How the ITM is calculated

What are the actual (and optimal) mechanics for calculating ITM? If we assume that each future year-end has its own ITM, which one(s) would be utilized? Further, would the insurer’s actuarial ITM (I-ITM), or nominal ITM (NITM) determine OB, or some weighted combination of the two?

The general equation for ITM is:

ITM = (PV Future Income – Account Value)/Account Value

This equation looks simple. Far from it.

  • There are many possible future scenarios, each with numerous possible income streams.
  • There are several ways that the PV component could be calculated; from deterministic to stochastic.
  • There are many approaches for determining the benefits and how they would be discounted.

Here’s a diagram showing some possible income streams, which could also include different combinations, such as a stream of free withdrawals, followed by the election of a guaranteed income stream, followed by, in some cases, when allowed, a death benefit or a surrender.

If owners are “not actuaries or calculating machines,” how could they determine any ITMs for these complicated variable products?

How to address this challenge

There are two kinds of ITMs: the actuarial one, observed by the insurer (I-ITM), and the one observed by the owner/adviser (O-ITM). This distinction is critical. Owners will decide based on the O-ITM, not the I-ITM. 

The owner will rely on an ITM that is based on the contract’s relevant details, of course, but equally on the owner’s age, gender, risk-appetite, estimated longevity, benefit preferences, tax brackets, targets, legacy, and other goals. The O-ITM is a function of all these things.

Ask the question: what lump sum would the owner need to invest today in a no-load mutual fund portfolio, based on their risk-appetite, to self-fund the contract’s projected owner net income stream? The answer can be computed by simulating their investing in a mutual fund whose portfolio matches their risk-appetite, and by deducting the contract’s periodic income payments, with the last deduction resulting in a zero balance.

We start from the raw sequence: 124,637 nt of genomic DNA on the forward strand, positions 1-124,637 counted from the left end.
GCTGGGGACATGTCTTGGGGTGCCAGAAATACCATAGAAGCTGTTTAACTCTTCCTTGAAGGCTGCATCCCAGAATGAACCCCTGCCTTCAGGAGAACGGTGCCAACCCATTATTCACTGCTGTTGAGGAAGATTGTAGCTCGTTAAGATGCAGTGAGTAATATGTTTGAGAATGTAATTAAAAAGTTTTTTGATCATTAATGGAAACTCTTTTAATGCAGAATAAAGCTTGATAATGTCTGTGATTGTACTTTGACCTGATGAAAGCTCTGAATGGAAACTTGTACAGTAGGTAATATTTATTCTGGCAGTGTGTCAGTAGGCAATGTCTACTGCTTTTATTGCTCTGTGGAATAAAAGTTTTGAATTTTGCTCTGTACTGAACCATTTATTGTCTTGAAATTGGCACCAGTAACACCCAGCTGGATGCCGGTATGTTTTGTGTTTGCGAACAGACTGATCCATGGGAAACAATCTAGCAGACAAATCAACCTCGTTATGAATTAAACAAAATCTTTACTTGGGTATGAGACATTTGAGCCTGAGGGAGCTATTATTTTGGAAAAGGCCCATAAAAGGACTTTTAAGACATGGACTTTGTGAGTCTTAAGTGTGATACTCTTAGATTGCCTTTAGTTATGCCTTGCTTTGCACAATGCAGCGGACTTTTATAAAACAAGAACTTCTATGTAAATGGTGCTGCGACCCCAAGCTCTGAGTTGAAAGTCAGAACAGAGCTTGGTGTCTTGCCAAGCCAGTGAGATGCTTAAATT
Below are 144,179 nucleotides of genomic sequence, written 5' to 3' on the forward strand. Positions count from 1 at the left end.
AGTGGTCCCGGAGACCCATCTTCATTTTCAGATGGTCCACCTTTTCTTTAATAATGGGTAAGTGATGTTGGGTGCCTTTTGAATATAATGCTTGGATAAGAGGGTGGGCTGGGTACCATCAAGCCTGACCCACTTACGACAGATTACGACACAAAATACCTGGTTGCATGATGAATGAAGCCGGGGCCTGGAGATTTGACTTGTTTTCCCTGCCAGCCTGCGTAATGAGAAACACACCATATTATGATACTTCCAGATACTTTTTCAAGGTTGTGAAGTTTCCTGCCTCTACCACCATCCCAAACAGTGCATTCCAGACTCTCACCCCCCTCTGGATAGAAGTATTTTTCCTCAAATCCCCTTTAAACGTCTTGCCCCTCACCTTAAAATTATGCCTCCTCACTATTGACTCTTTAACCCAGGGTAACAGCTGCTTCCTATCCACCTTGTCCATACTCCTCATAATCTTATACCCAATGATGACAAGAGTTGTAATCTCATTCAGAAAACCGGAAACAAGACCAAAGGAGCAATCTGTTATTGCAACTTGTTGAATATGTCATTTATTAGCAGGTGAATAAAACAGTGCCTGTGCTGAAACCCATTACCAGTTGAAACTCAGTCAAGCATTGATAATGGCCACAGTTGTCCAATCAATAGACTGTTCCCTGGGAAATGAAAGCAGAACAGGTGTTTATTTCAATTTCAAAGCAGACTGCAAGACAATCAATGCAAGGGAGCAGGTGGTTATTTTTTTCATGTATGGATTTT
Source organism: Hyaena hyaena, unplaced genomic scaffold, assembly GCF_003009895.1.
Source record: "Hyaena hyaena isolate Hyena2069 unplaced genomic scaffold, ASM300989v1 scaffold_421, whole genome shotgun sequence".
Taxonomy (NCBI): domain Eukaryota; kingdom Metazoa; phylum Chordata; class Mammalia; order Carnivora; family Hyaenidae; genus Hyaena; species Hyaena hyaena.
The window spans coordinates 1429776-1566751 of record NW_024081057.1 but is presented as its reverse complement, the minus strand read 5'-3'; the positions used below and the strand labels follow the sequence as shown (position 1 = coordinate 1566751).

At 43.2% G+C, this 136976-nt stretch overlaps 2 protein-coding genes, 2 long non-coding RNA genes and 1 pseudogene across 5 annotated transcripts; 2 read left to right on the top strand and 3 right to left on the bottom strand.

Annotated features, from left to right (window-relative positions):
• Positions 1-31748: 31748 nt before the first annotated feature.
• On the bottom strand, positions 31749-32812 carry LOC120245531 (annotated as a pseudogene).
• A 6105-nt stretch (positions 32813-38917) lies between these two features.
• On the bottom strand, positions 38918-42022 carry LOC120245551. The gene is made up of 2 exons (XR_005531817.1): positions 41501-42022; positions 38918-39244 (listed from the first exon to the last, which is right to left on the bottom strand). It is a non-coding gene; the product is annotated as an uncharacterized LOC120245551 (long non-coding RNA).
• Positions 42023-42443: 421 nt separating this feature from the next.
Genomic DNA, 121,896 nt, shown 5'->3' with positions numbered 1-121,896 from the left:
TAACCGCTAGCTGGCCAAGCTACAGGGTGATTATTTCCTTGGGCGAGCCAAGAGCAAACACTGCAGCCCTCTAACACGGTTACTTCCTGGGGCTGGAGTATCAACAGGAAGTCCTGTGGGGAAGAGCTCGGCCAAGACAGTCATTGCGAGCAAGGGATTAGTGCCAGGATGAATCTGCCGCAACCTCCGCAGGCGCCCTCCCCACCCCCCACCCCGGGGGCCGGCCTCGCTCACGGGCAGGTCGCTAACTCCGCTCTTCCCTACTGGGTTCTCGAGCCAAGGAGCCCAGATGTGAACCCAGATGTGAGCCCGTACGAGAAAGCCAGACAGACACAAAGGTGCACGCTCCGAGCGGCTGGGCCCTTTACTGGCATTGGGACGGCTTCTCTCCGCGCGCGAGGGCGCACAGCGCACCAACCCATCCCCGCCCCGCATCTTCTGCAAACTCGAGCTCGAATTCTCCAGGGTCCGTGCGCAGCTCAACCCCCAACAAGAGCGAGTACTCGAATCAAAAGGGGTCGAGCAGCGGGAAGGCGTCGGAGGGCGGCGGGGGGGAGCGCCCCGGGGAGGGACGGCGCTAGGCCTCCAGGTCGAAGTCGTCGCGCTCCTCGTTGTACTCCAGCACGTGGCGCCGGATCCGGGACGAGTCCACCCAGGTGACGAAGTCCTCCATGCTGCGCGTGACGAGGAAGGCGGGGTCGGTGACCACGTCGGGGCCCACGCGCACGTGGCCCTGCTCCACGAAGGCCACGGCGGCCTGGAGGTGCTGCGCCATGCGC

The lump sum is what their O-ITM asset would be worth to them today. This asset would then be the PV component of the numerator used in the O-ITM calculation. Discount rates used for contract income would equal the net returns of this owner-centric portfolio. In fact, this is critical for what comes next: portfolio returns make sense only in a specific economic scenario.

‘Most Frequent Gambit’

Obviously the future is mostly unknown. There are many, many possible future economic scenarios. To address this challenge, the best approach is stochastic, i.e., projecting O-ITM distributions derived from numerous calibrated, randomly generated economic scenarios.

These economic scenarios would be combined with current user-entered policyholder attributes, to help match present and future decisions based on owner goals.

The metric for evaluation is the PV of net income, and we assume that the owner aims to maximize this figure. This is a common theme in mathematical approaches. But this “goal seeking” needs to be developed and applied in a way that the adviser and owner will understand and accept.